“I have all performance-based classes and knew I would constantly be having
to do monologues, which would be next to impossible with the number of people in my house,” Rejent said, a singular eyebrow arched as she glanced toward her bedroom door. “I also knew the internet was going to be a problem because everyone in my house would be using it at the same time.”
While her workload has lessened, the acting student still feels worried about her
performance class assignments and is concerned about how effective her work will be in a video conference.
“A lot of my fine and performing arts classes are still the same, just over video,” she said. “I think it’s really hard to be productive from an acting perspective over webcam so it’s definitely caused a lot of anxiety.”
Despite this, Rejent has hopes that this experience will help better prepare her for any unforeseen situations that arise in her career.
“I’m sure it’ll make me a stronger actor in the end,” she said.
After three weeks away from Rider’s campus, Rejent started feeling the effects of separation from her peers and teachers, saying she felt better in a physical classroom and that she learned more.
“I really miss the people,” she said. “It’s hard to go from being with your friends every day to suddenly having no idea when you’ll see them next. I also was definitely getting more out of my education when I was there in person as well.”
Despite the anxiety, she does not feel despair at the idea of the rest of the semester being moved to online learning, as she has a final year at Rider left to cherish all of the memories that can be made on campus, and the time she can spend with friends.
“I think it’ll be extra sweet to see everyone again. I’m excited for a whole new sense of community after everything that’s been happening,” Rejent said.
Across the country
By Jason Mount
As colleges across the country close their campuses and switch to electronic learning, some of their students pondered how they would effectively move out. Students who lived across the country from where they attended school had short notice to pack up their entire lives and transport it back home. This was the case for junior english major Dan Arroyo.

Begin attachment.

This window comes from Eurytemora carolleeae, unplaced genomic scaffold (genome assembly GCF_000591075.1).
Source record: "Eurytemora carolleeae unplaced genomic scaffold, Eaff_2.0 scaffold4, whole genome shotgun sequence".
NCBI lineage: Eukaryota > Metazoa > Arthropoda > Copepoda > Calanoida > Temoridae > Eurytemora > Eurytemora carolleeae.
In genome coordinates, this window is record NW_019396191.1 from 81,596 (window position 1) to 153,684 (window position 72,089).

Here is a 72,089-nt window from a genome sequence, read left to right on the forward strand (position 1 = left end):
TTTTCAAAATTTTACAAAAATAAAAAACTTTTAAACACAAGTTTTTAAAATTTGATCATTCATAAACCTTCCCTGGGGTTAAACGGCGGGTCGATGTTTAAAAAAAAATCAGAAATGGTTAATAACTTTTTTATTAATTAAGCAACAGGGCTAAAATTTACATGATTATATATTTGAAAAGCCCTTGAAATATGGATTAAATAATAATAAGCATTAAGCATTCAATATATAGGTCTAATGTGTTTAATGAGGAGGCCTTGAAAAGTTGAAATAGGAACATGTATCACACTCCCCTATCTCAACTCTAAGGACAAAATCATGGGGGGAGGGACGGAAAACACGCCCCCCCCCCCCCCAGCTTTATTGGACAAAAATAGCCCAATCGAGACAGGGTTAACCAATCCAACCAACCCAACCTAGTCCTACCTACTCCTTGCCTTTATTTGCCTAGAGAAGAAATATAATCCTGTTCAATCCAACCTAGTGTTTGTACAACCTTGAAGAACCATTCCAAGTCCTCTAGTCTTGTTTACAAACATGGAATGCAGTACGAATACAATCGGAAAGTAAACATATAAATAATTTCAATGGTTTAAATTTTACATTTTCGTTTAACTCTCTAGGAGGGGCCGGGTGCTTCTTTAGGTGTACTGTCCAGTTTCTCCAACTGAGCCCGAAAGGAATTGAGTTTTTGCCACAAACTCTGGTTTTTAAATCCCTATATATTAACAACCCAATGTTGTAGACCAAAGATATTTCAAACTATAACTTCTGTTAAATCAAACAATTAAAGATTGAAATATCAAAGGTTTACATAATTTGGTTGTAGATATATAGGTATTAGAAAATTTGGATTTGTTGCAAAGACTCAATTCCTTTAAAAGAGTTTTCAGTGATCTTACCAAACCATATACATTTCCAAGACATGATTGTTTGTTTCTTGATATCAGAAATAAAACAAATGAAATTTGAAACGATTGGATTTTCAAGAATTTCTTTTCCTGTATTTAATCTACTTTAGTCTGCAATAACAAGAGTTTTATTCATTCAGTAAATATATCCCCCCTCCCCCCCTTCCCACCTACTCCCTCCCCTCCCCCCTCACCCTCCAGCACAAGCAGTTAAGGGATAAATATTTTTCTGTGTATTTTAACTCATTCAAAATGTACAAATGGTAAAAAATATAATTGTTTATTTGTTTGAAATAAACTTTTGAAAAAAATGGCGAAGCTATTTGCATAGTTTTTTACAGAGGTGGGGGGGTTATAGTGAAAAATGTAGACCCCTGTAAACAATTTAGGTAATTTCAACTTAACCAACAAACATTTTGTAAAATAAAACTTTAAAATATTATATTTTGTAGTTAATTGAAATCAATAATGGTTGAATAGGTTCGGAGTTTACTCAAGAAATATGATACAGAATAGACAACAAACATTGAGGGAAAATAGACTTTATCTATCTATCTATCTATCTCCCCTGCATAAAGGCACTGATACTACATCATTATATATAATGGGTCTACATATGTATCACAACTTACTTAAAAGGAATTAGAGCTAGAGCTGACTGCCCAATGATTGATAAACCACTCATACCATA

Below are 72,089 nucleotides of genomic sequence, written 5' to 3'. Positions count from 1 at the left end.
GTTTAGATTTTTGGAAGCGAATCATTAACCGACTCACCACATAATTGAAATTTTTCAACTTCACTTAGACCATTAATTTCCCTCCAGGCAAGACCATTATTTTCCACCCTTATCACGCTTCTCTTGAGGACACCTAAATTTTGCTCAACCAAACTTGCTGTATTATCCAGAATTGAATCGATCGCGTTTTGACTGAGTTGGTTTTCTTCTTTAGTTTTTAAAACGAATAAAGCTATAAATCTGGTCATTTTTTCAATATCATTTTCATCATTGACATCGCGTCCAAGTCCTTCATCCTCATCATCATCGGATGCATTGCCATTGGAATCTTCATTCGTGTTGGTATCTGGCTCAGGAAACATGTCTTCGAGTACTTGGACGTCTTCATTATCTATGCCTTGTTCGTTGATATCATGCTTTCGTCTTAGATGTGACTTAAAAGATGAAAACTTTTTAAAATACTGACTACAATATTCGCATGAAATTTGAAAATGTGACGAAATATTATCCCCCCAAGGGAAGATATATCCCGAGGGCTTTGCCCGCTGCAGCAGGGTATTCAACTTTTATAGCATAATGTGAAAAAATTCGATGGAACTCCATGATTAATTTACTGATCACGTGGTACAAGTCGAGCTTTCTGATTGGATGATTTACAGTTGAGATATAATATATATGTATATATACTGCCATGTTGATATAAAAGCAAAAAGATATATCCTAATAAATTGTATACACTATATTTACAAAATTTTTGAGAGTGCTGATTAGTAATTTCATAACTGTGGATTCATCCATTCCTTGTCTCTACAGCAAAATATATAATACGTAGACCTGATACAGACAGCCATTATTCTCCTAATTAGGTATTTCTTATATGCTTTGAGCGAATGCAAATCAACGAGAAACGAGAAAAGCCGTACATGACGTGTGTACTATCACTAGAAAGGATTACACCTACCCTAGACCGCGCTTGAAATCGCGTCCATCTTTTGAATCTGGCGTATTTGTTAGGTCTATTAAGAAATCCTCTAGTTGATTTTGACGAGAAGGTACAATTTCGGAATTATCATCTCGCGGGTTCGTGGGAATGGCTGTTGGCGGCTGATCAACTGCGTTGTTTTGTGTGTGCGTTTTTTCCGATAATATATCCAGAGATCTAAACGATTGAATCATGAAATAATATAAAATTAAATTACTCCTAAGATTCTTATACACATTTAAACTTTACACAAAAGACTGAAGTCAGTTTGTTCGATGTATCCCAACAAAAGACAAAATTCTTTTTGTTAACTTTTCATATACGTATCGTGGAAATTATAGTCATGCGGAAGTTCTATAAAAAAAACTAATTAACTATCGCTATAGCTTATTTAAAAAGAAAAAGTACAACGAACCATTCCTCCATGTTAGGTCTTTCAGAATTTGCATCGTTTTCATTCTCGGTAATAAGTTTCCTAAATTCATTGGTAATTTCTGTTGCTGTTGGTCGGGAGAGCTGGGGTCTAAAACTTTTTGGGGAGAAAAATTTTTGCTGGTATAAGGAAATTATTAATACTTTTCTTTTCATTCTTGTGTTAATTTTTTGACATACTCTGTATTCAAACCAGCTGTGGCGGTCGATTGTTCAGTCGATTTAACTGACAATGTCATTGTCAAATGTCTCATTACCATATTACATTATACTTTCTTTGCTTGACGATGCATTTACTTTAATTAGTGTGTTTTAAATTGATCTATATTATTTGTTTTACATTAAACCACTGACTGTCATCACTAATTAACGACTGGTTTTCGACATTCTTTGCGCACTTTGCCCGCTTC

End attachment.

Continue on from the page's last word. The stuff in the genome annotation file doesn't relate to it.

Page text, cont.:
Arroyo lives near the west coast, so when Rider University announced it was extending its spring break and possibly moving classes online, he worried about the travel.
“Even though there’s a big percentage of students who live in or nearby New Jersey, I’m not one of them,” said Arroyo. “I live in Las Vegas and I was concerned how I was going to get back home knowing how dangerous traveling is in this climate.”
Arroyo was also concerned about the transition itself, as he had never taken classes online before.
“Having to switch to this so abruptly can be jarring for people especially if their classes are difficult to translate to an online form,” he said.
Now, after having been in remote instruction for four weeks, Arroyo said he lucked out with his classes.
“Most of my work is now just discussion posts or essay assignments,” he said. “But I feel luckier than other majors who are probably figuring out how to transition the course work as they go.”
Although his workload is easier than expected, Arroyo said he still misses being at Rider, and misses the feeling of being there.
“I just miss physically being in a classroom setting and being able to discuss in class,” said Arroyo. “Although Zoom has helped to fill in that gap, it can only do so much as a classroom replacement. It seems like everything is now just turning in an assignment because there isn’t that in-class atmosphere anymore.”
Above all, Arroyo worried that his quickly-approaching senior year will be squandered by the pandemic just like the class of 2020.
“If anything I’ll be ecstatic to go back to campus in the fall if it opens,” Arroyo said. “I do not want to remember the last year of my college experience being home and having to do online classes because of this pandemic. I understand if campus is still closed by then, but I will truly be heartbroken to have my last fall semester gone.”